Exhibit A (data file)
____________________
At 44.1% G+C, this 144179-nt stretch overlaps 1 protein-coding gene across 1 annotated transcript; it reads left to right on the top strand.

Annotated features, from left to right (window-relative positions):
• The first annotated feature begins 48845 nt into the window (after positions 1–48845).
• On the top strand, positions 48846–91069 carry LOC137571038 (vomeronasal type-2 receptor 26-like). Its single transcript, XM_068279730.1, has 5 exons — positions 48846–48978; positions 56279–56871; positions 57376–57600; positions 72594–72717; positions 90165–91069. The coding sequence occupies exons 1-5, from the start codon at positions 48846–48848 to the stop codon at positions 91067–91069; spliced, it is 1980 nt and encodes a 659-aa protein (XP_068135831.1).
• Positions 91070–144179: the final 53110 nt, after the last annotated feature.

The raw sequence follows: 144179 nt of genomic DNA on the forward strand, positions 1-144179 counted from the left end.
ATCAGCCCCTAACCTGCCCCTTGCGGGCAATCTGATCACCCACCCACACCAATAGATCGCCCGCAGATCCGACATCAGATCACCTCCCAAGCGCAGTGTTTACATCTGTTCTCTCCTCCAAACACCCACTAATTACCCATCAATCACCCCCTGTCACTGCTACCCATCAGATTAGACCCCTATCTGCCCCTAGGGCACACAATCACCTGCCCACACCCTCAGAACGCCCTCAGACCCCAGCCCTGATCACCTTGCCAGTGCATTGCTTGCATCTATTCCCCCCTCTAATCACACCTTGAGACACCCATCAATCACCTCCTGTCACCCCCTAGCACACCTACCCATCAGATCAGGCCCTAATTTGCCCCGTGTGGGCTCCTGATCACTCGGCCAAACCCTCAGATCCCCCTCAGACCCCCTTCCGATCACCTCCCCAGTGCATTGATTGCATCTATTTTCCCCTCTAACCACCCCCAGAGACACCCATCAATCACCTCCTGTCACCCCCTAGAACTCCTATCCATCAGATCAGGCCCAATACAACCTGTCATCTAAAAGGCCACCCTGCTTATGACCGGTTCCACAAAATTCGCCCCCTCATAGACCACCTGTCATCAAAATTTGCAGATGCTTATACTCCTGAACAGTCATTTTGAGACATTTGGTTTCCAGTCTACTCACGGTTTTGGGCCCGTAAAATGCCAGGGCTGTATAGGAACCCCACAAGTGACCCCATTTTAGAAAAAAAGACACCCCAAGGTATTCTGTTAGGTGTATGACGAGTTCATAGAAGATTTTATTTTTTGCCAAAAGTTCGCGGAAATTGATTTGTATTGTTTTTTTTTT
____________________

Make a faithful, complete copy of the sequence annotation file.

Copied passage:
At 44.1% G+C, this 144179-nt stretch overlaps 1 protein-coding gene across 1 annotated transcript; it reads left to right on the top strand.

Annotated features, from left to right (window-relative positions):
• The first annotated feature begins 48845 nt into the window (after positions 1–48845).
• On the top strand, positions 48846–91069 carry LOC137571038 (vomeronasal type-2 receptor 26-like). Its single transcript, XM_068279730.1, has 5 exons — positions 48846–48978; positions 56279–56871; positions 57376–57600; positions 72594–72717; positions 90165–91069. The coding sequence occupies exons 1-5, from the start codon at positions 48846–48848 to the stop codon at positions 91067–91069; spliced, it is 1980 nt and encodes a 659-aa protein (XP_068135831.1).
• Positions 91070–144179: the final 53110 nt, after the last annotated feature.

The raw sequence follows: 144179 nt of genomic DNA on the forward strand, positions 1-144179 counted from the left end.
ATCAGCCCCTAACCTGCCCCTTGCGGGCAATCTGATCACCCACCCACACCAATAGATCGCCCGCAGATCCGACATCAGATCACCTCCCAAGCGCAGTGTTTACATCTGTTCTCTCCTCCAAACACCCACTAATTACCCATCAATCACCCCCTGTCACTGCTACCCATCAGATTAGACCCCTATCTGCCCCTAGGGCACACAATCACCTGCCCACACCCTCAGAACGCCCTCAGACCCCAGCCCTGATCACCTTGCCAGTGCATTGCTTGCATCTATTCCCCCCTCTAATCACACCTTGAGACACCCATCAATCACCTCCTGTCACCCCCTAGCACACCTACCCATCAGATCAGGCCCTAATTTGCCCCGTGTGGGCTCCTGATCACTCGGCCAAACCCTCAGATCCCCCTCAGACCCCCTTCCGATCACCTCCCCAGTGCATTGATTGCATCTATTTTCCCCTCTAACCACCCCCAGAGACACCCATCAATCACCTCCTGTCACCCCCTAGAACTCCTATCCATCAGATCAGGCCCAATACAACCTGTCATCTAAAAGGCCACCCTGCTTATGACCGGTTCCACAAAATTCGCCCCCTCATAGACCACCTGTCATCAAAATTTGCAGATGCTTATACTCCTGAACAGTCATTTTGAGACATTTGGTTTCCAGTCTACTCACGGTTTTGGGCCCGTAAAATGCCAGGGCTGTATAGGAACCCCACAAGTGACCCCATTTTAGAAAAAAAGACACCCCAAGGTATTCTGTTAGGTGTATGACGAGTTCATAGAAGATTTTATTTTTTGCCAAAAGTTCGCGGAAATTGATTTGTATTGTTTTTTTTTT